First, let’s go back a month, this from the Will Steger Foundation:
On Tuesday [August 2nd 2011], State Senator Torres Ray said, “I’m delighted to participate in the air quality awareness event organized by the Sierra Club in Minneapolis. Air Pollution caused by humans is an increasing danger for people and the environment. I’m very concerned about the threat to public health posed by cities’ air pollution. Many children and seniors in our City are being diagnosed with asthma disorders and need to take strong measures to address it.”
Residents are also calling upon the Obama administration to protect children’s health by issuing strong protections from air pollution like smog. The EPA was scheduled to release its final rule on smog on July 29 but announced last week that it would delay finalizing the rule. The new ozone standard would protect some of America’s most vulnerable populations, including children and the elderly, from respiratory illnesses like asthma. “EPA’s Science Advisory Board and health professionals have advocated a stricter standard for most of the 40 years that we’ve been monitoring ozone in the air we breathe,” said Dr. Simcik, a faculty member at the University of Minnesota School of Public Health. “We need an educated public to support these experts and politicians in protecting both our health and our economy.” Dr. Simcik and other concerned citizens of Minneapolis urged the Obama administration to stand up for public health and to issue long overdue clean air protections that protect public health.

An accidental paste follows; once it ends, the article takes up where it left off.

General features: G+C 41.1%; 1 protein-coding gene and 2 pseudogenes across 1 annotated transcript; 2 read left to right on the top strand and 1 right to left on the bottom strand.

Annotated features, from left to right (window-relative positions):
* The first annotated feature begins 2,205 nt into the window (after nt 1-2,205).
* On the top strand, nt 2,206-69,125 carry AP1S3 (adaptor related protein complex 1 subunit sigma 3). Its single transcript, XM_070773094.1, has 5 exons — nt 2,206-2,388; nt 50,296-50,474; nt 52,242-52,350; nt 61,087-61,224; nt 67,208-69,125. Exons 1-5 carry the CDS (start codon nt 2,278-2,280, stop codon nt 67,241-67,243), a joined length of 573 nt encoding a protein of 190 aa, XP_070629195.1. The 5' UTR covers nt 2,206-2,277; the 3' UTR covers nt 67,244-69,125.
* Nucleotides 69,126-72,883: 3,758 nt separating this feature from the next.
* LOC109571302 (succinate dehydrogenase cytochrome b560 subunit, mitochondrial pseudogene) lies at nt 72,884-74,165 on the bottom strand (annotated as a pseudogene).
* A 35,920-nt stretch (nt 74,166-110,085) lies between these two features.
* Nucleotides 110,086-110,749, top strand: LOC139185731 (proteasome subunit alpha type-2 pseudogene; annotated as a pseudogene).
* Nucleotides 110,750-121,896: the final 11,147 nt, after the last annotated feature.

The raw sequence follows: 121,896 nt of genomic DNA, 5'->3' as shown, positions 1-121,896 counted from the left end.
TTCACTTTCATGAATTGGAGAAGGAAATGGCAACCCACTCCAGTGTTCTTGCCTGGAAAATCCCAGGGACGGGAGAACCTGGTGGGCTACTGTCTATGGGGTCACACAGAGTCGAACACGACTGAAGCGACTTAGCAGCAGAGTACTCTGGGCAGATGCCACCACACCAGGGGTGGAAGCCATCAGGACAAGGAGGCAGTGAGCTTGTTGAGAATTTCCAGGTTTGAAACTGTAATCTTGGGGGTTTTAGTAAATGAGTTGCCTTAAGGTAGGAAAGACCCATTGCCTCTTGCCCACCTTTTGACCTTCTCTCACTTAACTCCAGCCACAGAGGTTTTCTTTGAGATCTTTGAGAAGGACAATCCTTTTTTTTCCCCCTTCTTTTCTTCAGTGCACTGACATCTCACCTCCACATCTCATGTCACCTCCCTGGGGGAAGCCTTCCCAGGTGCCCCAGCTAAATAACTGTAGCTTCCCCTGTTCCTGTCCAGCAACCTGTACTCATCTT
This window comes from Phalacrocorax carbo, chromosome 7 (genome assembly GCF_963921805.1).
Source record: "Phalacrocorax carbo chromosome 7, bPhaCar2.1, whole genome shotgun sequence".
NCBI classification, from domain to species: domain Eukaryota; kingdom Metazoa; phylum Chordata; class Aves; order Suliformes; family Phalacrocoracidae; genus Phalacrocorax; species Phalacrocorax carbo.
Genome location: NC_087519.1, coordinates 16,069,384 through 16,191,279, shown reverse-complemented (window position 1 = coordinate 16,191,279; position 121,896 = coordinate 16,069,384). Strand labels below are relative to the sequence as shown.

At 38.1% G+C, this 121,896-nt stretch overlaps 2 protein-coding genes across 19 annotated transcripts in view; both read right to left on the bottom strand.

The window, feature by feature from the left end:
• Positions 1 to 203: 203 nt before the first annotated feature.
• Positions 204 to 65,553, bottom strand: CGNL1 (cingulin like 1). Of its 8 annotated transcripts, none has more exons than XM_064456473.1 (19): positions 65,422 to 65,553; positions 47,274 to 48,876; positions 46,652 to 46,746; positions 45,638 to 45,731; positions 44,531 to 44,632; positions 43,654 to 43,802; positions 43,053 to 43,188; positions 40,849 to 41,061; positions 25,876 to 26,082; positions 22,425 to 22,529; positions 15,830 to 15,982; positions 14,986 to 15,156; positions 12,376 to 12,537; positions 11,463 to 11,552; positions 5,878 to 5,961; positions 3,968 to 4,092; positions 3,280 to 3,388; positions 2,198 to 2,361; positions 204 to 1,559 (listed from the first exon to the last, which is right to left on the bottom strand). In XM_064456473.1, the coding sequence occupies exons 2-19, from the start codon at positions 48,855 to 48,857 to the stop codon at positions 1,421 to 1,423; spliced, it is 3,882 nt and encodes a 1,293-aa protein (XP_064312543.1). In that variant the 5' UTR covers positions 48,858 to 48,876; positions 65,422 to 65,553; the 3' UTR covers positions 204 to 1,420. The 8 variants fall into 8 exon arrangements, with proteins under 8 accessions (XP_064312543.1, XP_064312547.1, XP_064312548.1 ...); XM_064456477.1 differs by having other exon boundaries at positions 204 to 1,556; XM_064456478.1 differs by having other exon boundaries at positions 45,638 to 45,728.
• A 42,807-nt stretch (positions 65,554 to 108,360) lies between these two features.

So the Sierra Club wants to reduce Ozone. But now in the story below the FDA wants to protect it by banning OTC inhalers. Wait…What?
(Yes I know, tropospheric -vs- stratospheric ozone, different animals. But the inhaler imagery with kids has become an icon for eco-crusades, so that’s why I’m pointing it out)
madness lunacy %$!!@*&^^!! over ozone and an inconsequential amount of CFC’s:
Asthma patients who rely on over-the-counter inhalers will need to switch to prescription-only alternatives as part of the federal government’s latest attempt to protect the Earth’s atmosphere.
The Food and Drug Administration said Thursday patients who use the epinephrine inhalers to treat mild asthma will need to switch by Dec. 31 to other types that do not contain chlorofluorocarbons, an aerosol substance once found in a variety of spray products.
The action is part of an agreement signed by the U.S. and other nations to stop using substances that deplete the ozone layer, a region in the atmosphere that helps block harmful ultraviolet rays from the Sun.
But the switch to a greener inhaler will cost consumers more. Epinephrine inhalers are available via online retailers for around $20, whereas the alternatives, which contain the drug albuterol, range from $30 to $60.
But I wonder, will the American Lung Association get all flustered and launch an ad campaign like they did last November over California’s Proposition 23?
I doubt it, because as we all know, kids with inhalers are needed to combat big oil and CO2.
The eco-world has gone beserkers with this one, even CBS News is asking: Why? Me too especially since global ozone is predicted to recover:
The graph above is from a 2004 EPA report which says:
Assuming only halocarbons from human activities are affecting ozone and global compliance with the Montreal Protocol, the ozone layer is expected to recover by the middle of the 21st century.
And this is well before the FDA decided they had to ban inhalers. Something smells about this.
What will really happen is that this will turn regular people and children into scofflaws, and they’ll buy over the counter inhalers in other countries like Mexico and have them shipped here. It will be another giant sucking sound.